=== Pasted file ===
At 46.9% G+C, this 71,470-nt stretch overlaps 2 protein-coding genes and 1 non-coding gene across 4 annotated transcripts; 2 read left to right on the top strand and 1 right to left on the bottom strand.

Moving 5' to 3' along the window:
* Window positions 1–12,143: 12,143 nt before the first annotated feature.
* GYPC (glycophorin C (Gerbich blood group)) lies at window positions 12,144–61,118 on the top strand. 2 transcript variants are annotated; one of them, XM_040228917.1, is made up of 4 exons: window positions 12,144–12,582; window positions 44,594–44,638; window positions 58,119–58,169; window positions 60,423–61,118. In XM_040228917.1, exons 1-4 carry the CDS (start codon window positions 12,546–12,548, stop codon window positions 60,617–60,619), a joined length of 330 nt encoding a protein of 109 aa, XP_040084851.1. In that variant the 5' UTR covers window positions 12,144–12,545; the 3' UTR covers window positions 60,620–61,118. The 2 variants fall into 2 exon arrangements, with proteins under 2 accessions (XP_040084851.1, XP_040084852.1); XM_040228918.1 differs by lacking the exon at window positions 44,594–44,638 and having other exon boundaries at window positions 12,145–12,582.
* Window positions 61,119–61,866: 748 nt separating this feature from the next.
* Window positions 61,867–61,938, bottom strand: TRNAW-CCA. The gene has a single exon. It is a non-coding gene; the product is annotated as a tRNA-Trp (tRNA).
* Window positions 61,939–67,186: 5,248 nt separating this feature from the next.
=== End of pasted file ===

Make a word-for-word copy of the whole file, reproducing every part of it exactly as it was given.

At 46.9% G+C, this 71,470-nt stretch overlaps 2 protein-coding genes and 1 non-coding gene across 4 annotated transcripts; 2 read left to right on the top strand and 1 right to left on the bottom strand.

Moving 5' to 3' along the window:
* Window positions 1–12,143: 12,143 nt before the first annotated feature.
* GYPC (glycophorin C (Gerbich blood group)) lies at window positions 12,144–61,118 on the top strand. 2 transcript variants are annotated; one of them, XM_040228917.1, is made up of 4 exons: window positions 12,144–12,582; window positions 44,594–44,638; window positions 58,119–58,169; window positions 60,423–61,118. In XM_040228917.1, exons 1-4 carry the CDS (start codon window positions 12,546–12,548, stop codon window positions 60,617–60,619), a joined length of 330 nt encoding a protein of 109 aa, XP_040084851.1. In that variant the 5' UTR covers window positions 12,144–12,545; the 3' UTR covers window positions 60,620–61,118. The 2 variants fall into 2 exon arrangements, with proteins under 2 accessions (XP_040084851.1, XP_040084852.1); XM_040228918.1 differs by lacking the exon at window positions 44,594–44,638 and having other exon boundaries at window positions 12,145–12,582.
* Window positions 61,119–61,866: 748 nt separating this feature from the next.
* Window positions 61,867–61,938, bottom strand: TRNAW-CCA. The gene has a single exon. It is a non-coding gene; the product is annotated as a tRNA-Trp (tRNA).
* Window positions 61,939–67,186: 5,248 nt separating this feature from the next.